Volume 2 Supplement 1

ESICM LIVES 2014

Open Access

0468. Cerebral effects of lateral trendelenburg vs semirecumbent position in an experimental model of ventilator-associated pneumonia

  • J López-Aguilar1, 2,
  • G Li Bassi2, 3,
  • ME Quílez1,
  • JD Martí3,
  • M Rigol3,
  • O Tavares-Ranzani3,
  • E Aguilera3,
  • I Ferrer4, 5,
  • L Blanch1, 2, 6 and
  • A Torres2, 3
Intensive Care Medicine Experimental20142(Suppl 1):O14

https://doi.org/10.1186/2197-425X-2-S1-O14

Published: 26 September 2014

Introduction

Lateral-Trendelenburg position has been postulated as a promising intervention to prevent ventilator-associated pneumonia (VAP) because it improves mucus clearance and avoids pulmonary aspiration in intubated patients [1]. Mechanical ventilation (MV) per se can modify brain status [2, 3] but the effects of position during MV are unknown.

Objectives

To investigate the preventive effects of lateral Trendelenburg (TL) vs semirecumbent (SR) position in the development of VAP and its effects in the brain in an experimental model in pigs.

Methods

We have studied 17 Large White-Landrace pigs (30±2 kg) anesthetized, intubated and MV during 72 h in volume control. Animals were randomized in 3 groups:
  1. 1)

    SR: SR position, PEEP 0cmH2O, inspiratory-expiratory ratio (I:E) 0.33,

     
  2. 2)

    SR-inv: SR position, PEEP 5 cmH2O, I:E 0.7, and

     
  3. 3)

    TL: TL position, PEEP 0cmH2O, and I:E 0.33.

     

All the animals were oropharyngeal instilled (10ml) with P aeruginosa (107-108 cfu/ml). Mean arterial pressure (MAP) was monitorized and final bacterial pulmonary colonization, and cerebral status, consisting in a macroscopical evaluation of haemorrhage and of apoptosis indicatiors (caspase and TUNEL) in dentate gyrus in the hippocampal formation, were evaluated.

Results

Bacterial Colonization (0.22 vs 2.27 and 2.31 log cfu/gr, p< 0.05) and VAP (0 vs 67 and 86 %, p< 0.05) were drastically reduced in TL position as compared to SR and SR-inv respectively. MAP was lower in SR and SR-inv compared to TL position (80 and 73 vs 90 mmHg, p< 0.05). At the brain level, pigs in TL position presented high score of petequial hemorrhage (2.6 vs 1 and 1.5, p< 0.05), and higher levels of immunopositive cells to caspase (6.3 vs 2.5 and 1.7, p< 0.05) and TUNEL (5.17 vs 1 and 2.72, p< 0.05) in the dentate gyrus in the hippocampus, both indicators of apoptosis, in comparison with groups SR and SR-inv respectively.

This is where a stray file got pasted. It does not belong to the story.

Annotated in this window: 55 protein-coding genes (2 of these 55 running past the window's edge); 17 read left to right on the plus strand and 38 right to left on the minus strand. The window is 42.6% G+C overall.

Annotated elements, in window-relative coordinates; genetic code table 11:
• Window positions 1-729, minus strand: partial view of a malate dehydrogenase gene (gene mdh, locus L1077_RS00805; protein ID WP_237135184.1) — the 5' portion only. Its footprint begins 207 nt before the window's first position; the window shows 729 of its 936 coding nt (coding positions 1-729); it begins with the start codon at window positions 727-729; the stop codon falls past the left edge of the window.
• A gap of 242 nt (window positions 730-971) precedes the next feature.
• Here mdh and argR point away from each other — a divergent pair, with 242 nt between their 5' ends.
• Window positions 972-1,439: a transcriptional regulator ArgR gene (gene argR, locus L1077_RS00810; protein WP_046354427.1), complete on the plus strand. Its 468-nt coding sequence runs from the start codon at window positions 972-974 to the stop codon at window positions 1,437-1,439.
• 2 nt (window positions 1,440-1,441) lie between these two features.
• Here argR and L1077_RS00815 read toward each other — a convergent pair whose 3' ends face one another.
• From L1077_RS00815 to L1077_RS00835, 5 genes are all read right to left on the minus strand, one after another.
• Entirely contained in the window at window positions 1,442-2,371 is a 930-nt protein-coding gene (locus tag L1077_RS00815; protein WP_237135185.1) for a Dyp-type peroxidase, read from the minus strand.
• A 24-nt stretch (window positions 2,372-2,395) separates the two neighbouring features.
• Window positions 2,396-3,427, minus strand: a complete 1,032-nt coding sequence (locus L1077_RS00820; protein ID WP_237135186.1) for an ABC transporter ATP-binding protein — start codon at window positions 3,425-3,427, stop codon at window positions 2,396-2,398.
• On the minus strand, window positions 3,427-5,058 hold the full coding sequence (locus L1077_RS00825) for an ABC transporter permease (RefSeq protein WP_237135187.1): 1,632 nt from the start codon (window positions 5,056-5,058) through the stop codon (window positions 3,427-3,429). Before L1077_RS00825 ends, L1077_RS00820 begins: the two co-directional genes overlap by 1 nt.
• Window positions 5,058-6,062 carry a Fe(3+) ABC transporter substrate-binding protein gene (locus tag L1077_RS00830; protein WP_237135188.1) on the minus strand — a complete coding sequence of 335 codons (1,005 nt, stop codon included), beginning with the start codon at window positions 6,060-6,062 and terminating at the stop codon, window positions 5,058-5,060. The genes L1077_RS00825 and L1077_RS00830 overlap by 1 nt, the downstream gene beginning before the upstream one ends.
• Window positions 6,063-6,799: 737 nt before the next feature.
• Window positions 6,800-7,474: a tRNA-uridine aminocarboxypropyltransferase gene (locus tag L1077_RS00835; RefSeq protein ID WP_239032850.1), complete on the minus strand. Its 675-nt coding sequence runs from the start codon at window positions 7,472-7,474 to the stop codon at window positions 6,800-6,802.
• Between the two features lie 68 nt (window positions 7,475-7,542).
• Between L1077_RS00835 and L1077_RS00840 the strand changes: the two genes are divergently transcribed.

Conclusions

In this pig model of MV, TL position prevents pulmonary colonization and VAP development, but enhances cerebral hemorrhage, and increased apoptosis in the hippocampus. These alterations in the brain could be related with the increase in MAP observed in TL position. More studies to evaluate risks and benefits of TL position are needed.

Declarations

Grant acknowledgment

Fundació Parc Taulí; MICIN PS09/01249; ESICM (2009 Alain Harf Award on Applied Respiratory Physiology); AGAUR GRC 532

Authors’ Affiliations

(1)
Fundació Parc Taulí
(2)
CIBERES
(3)
Instituto del Torax, Hospital Clinic, IDIBAPS, UB
(4)
Idibell, Hospital Universitario de Bellvitge, L'Hospitalet de Llobregat
(5)
CIBERNED, L'Hospitalet de Llobregat
(6)
Corporació Sanitária i Universitária Parc Taulì-UAB

References

  1. Li Bassi G, Torres A: Ventilator-associated pneumonia: role of positioning. Curr Opin Crit Care 2011, 17: 57–63. 10.1097/MCC.0b013e3283428b31PubMedView ArticleGoogle Scholar
  2. Quílez ME, López-Aguilar J, Blanch L: Organ crosstalk during acute lung injury, acute respiratory distress syndrome, and mechanical ventilation. Curr Opin Crit Care 2012, 18: 23–8. 10.1097/MCC.0b013e32834ef3eaPubMedView ArticleGoogle Scholar
  3. Quilez ME, Fuster G, Villar J, Flores C, Martí-Sistac O, Blanch L, López-Aguilar J: Injurious mechanical ventilation affects neuronal activation in ventilated rats. Crit Care 2011, 15: R124. 10.1186/cc10230PubMed CentralPubMedView ArticleGoogle Scholar

Copyright

© López-Aguilar et al; licensee Springer. 2014

This article is published under license to BioMed Central Ltd. This is an Open Access article distributed under the terms of the Creative Commons Attribution License (http://creativecommons.org/licenses/by/2.0), which permits unrestricted use, distribution, and reproduction in any medium, provided the original work is properly cited.

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